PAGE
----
PIP Mandatory Reconsideration Request Letter Tool
Welcome to our Mandatory Reconsideration Request Letter Tool. We hope this will make it easier for you to ask the DWP to look again at their decision about your claim for Personal Independence Payment.
We hope that by using this tool you will have the best chance of the DWP changing their decision at this stage. But if they don’t, you can go on to appeal the decision. In fact, you can use the letter created by this tool to make your case for your appeal.
You cannot appeal against the decision until you have asked for a mandatory reconsideration.
You must normally ask for a mandatory reconsideration within 1 calendar month of the date of the decision letter. See What if I've missed the deadline? for what to do if you are outside this time limit.
How To Use This Tool
First we need to know which of the activities and descriptors that entitle you to PIP you think you meet. This will also tell you what rate of PIP you think, by your own assessment, you should have received.
We have kept to the same language that the DWP uses to describe these activities and descriptors. We haven’t attempted to turn them into more readable English because we believe that using the same language the DWP uses will help make your case effectively. Remember to use the last descriptor in the list that you meet for each activity as this will gain you the most points.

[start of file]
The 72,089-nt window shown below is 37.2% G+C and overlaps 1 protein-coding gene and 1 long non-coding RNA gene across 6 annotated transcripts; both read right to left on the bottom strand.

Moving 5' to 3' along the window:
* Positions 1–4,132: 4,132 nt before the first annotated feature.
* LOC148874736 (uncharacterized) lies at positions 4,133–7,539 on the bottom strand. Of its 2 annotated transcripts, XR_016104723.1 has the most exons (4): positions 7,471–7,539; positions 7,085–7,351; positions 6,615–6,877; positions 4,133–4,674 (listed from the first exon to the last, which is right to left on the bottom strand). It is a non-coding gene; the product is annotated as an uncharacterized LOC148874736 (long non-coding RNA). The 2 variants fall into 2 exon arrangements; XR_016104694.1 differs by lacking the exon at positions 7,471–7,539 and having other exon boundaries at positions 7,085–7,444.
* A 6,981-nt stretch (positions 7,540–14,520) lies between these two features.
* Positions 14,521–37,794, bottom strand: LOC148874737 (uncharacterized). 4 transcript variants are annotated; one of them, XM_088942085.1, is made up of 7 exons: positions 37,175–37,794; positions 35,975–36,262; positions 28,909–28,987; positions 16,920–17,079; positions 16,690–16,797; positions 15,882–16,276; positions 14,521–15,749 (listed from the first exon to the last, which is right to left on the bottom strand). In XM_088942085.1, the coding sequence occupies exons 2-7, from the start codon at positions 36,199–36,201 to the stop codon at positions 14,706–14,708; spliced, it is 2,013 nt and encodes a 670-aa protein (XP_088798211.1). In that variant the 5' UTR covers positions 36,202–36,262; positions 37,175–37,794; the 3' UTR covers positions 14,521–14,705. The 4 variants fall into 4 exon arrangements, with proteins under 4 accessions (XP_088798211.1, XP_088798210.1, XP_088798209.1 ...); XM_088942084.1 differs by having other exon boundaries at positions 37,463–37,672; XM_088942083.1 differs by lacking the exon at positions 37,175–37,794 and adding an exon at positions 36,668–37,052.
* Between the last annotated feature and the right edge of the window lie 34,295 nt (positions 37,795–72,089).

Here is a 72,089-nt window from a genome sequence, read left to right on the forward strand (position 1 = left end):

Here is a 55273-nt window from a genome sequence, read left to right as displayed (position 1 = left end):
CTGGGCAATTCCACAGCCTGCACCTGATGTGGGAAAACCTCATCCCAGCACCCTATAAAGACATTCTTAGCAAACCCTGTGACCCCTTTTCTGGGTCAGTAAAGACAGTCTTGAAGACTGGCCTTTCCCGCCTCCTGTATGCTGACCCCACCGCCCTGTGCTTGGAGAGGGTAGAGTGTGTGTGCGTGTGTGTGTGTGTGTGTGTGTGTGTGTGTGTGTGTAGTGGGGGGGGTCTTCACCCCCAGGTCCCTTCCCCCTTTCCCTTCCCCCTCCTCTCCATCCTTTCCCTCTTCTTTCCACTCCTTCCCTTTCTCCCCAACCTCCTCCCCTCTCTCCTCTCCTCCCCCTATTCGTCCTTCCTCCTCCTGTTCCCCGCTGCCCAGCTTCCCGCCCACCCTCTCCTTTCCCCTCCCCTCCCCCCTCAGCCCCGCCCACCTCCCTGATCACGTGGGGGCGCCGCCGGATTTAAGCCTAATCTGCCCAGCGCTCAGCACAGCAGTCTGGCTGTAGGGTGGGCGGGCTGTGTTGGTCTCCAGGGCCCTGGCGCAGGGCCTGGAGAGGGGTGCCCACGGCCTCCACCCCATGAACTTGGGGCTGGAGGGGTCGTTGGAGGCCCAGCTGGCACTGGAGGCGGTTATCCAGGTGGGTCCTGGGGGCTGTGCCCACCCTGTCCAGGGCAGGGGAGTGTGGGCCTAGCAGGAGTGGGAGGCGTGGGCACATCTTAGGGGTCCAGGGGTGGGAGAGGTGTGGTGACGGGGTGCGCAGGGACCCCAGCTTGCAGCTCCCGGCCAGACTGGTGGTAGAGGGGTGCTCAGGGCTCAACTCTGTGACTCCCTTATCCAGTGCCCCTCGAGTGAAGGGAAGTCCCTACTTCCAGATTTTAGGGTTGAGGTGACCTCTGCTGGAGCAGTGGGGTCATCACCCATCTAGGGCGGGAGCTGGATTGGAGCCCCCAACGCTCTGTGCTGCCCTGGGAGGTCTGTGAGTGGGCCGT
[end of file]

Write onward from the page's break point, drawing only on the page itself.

If the only way you can do something is to do it badly, unsafely, slowly or only occasionally, then select the descriptor that says you can’t do it. Similarly if you can’t do a task as many times as might be needed, or if doing it causes you pain, tiredness, breathlessness, nausea, or makes your condition worse, you should select the descriptor that says you can’t do it. On the next page, you can explain the problems it causes you.
If you feel better on some days than on others, choose the descriptor that describes how things are on bad days. When you are asked to explain why you meet this descriptor on the next page, explain what help you need on bad days and better days and how frequently you have both.